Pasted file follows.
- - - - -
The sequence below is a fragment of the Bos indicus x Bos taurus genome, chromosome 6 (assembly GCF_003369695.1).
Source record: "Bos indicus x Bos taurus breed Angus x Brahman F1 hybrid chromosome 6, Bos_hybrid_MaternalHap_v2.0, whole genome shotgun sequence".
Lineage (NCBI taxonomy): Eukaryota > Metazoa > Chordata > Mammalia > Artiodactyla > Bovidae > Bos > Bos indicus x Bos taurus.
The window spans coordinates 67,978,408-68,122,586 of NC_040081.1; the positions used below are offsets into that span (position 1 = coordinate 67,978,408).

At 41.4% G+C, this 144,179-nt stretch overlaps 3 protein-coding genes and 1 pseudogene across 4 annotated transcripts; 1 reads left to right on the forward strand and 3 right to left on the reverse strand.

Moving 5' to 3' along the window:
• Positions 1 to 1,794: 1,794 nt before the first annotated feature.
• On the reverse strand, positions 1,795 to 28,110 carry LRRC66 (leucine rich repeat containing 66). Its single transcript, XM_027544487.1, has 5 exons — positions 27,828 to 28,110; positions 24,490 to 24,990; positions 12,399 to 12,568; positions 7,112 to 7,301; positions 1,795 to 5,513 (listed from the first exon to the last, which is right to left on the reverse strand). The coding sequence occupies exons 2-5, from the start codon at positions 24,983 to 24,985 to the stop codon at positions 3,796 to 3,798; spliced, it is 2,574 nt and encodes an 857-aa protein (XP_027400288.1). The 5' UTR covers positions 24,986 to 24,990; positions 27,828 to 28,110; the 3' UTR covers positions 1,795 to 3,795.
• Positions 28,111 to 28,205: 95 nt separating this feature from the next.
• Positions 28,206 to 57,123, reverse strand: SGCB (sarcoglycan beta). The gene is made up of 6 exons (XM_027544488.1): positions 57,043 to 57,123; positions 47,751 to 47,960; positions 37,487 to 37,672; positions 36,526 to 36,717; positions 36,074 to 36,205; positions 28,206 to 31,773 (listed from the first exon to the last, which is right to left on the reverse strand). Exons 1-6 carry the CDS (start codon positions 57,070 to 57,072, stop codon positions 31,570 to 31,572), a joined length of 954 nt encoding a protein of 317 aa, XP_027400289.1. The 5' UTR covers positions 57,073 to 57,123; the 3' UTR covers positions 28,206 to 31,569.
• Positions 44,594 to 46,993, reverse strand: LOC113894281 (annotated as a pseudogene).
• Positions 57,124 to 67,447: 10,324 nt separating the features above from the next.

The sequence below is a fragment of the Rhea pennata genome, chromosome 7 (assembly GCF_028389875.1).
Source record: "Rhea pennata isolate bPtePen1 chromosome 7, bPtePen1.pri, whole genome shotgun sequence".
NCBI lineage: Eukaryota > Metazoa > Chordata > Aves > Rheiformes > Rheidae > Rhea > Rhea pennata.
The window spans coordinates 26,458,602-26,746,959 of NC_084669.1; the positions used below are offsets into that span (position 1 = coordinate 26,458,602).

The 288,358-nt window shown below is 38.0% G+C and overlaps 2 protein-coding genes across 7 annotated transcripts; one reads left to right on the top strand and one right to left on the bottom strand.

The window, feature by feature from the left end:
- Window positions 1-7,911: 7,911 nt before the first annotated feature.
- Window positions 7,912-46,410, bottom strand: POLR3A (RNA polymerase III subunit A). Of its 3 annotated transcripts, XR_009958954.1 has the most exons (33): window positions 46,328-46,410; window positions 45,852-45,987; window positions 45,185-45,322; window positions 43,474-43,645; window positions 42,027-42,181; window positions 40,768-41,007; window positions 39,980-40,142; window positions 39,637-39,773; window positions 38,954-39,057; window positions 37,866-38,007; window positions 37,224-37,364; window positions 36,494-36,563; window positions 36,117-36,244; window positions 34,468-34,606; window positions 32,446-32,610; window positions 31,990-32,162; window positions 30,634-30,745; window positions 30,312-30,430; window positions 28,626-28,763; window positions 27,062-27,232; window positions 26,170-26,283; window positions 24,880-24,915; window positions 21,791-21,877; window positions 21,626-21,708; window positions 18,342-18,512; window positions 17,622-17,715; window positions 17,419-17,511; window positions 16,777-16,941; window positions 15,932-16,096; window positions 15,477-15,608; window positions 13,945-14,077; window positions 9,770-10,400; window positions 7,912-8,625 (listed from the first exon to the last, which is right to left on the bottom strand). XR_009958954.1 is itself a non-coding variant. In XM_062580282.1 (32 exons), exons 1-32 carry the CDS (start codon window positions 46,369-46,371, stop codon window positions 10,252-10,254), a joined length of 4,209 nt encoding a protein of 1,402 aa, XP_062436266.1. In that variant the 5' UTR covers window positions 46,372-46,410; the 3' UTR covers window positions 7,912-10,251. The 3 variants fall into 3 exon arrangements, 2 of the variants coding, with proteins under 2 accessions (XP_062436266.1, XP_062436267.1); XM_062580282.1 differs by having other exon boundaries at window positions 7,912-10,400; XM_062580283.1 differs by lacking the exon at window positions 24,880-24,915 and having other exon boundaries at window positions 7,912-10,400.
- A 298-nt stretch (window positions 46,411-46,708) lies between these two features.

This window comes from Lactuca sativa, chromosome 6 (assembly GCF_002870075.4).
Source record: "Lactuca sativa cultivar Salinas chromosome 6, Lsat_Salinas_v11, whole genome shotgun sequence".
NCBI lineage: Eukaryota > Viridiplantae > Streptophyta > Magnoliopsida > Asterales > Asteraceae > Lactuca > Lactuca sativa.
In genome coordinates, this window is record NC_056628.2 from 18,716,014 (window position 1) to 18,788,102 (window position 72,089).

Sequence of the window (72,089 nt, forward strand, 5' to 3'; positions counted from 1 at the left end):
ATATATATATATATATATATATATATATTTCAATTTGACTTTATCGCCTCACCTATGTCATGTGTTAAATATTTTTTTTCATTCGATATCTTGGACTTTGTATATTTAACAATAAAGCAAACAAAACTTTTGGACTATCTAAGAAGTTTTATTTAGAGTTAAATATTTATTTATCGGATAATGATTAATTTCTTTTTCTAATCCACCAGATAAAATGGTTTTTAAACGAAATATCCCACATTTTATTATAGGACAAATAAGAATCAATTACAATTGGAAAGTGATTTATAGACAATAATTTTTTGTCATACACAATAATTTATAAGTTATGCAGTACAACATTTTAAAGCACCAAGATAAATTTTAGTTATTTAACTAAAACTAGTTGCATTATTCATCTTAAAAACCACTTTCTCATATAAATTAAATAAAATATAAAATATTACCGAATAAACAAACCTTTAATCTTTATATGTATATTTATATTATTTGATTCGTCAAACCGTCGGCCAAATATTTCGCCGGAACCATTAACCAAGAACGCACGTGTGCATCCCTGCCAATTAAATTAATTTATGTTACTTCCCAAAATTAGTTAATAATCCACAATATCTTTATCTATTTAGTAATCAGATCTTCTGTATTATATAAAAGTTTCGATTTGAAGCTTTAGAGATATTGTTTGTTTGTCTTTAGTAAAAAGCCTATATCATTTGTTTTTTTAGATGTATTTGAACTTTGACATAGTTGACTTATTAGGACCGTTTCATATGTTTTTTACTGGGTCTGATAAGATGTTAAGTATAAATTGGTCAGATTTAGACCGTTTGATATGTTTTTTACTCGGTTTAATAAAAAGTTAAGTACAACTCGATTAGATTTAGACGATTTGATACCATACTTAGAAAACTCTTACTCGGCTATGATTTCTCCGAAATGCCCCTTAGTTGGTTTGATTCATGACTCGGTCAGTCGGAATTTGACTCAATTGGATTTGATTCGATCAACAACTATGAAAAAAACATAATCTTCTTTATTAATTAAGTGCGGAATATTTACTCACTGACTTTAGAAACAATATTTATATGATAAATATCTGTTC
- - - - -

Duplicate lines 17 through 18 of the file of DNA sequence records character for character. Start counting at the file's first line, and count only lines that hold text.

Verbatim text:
The 288,358-nt window shown below is 38.0% G+C and overlaps 2 protein-coding genes across 7 annotated transcripts; one reads left to right on the top strand and one right to left on the bottom strand.

The window, feature by feature from the left end: